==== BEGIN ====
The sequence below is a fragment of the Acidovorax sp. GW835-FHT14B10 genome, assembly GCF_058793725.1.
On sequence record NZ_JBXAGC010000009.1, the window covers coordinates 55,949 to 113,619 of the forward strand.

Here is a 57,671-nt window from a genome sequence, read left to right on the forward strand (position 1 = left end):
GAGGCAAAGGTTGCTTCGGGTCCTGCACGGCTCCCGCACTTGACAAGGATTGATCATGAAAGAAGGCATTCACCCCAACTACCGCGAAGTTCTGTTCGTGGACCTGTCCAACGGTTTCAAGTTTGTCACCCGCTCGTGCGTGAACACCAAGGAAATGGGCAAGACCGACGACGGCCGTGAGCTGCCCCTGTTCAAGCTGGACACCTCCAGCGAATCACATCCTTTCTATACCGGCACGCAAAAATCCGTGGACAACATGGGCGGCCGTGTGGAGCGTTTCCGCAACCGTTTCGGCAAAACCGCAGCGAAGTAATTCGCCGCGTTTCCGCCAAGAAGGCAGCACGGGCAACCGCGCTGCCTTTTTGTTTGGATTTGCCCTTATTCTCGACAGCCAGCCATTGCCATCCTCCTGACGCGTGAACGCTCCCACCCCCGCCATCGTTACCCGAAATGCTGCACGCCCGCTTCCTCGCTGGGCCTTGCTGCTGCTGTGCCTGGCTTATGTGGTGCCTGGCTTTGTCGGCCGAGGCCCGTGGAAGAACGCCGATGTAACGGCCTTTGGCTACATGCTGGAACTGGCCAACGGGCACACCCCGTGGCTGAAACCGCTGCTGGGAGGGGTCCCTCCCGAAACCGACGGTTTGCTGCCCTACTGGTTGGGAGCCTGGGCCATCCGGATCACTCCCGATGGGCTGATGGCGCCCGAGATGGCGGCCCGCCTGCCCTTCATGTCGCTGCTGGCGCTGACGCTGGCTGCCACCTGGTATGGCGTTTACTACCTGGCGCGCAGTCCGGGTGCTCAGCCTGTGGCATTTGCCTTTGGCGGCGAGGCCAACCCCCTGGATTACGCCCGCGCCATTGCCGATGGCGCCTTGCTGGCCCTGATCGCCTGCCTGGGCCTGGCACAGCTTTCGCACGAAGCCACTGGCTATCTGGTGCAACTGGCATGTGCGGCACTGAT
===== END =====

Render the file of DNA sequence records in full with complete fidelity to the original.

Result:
The sequence below is a fragment of the Acidovorax sp. GW835-FHT14B10 genome, assembly GCF_058793725.1.
On sequence record NZ_JBXAGC010000009.1, the window covers coordinates 55,949 to 113,619 of the forward strand.

Here is a 57,671-nt window from a genome sequence, read left to right on the forward strand (position 1 = left end):
GAGGCAAAGGTTGCTTCGGGTCCTGCACGGCTCCCGCACTTGACAAGGATTGATCATGAAAGAAGGCATTCACCCCAACTACCGCGAAGTTCTGTTCGTGGACCTGTCCAACGGTTTCAAGTTTGTCACCCGCTCGTGCGTGAACACCAAGGAAATGGGCAAGACCGACGACGGCCGTGAGCTGCCCCTGTTCAAGCTGGACACCTCCAGCGAATCACATCCTTTCTATACCGGCACGCAAAAATCCGTGGACAACATGGGCGGCCGTGTGGAGCGTTTCCGCAACCGTTTCGGCAAAACCGCAGCGAAGTAATTCGCCGCGTTTCCGCCAAGAAGGCAGCACGGGCAACCGCGCTGCCTTTTTGTTTGGATTTGCCCTTATTCTCGACAGCCAGCCATTGCCATCCTCCTGACGCGTGAACGCTCCCACCCCCGCCATCGTTACCCGAAATGCTGCACGCCCGCTTCCTCGCTGGGCCTTGCTGCTGCTGTGCCTGGCTTATGTGGTGCCTGGCTTTGTCGGCCGAGGCCCGTGGAAGAACGCCGATGTAACGGCCTTTGGCTACATGCTGGAACTGGCCAACGGGCACACCCCGTGGCTGAAACCGCTGCTGGGAGGGGTCCCTCCCGAAACCGACGGTTTGCTGCCCTACTGGTTGGGAGCCTGGGCCATCCGGATCACTCCCGATGGGCTGATGGCGCCCGAGATGGCGGCCCGCCTGCCCTTCATGTCGCTGCTGGCGCTGACGCTGGCTGCCACCTGGTATGGCGTTTACTACCTGGCGCGCAGTCCGGGTGCTCAGCCTGTGGCATTTGCCTTTGGCGGCGAGGCCAACCCCCTGGATTACGCCCGCGCCATTGCCGATGGCGCCTTGCTGGCCCTGATCGCCTGCCTGGGCCTGGCACAGCTTTCGCACGAAGCCACTGGCTATCTGGTGCAACTGGCATGTGCGGCACTGAT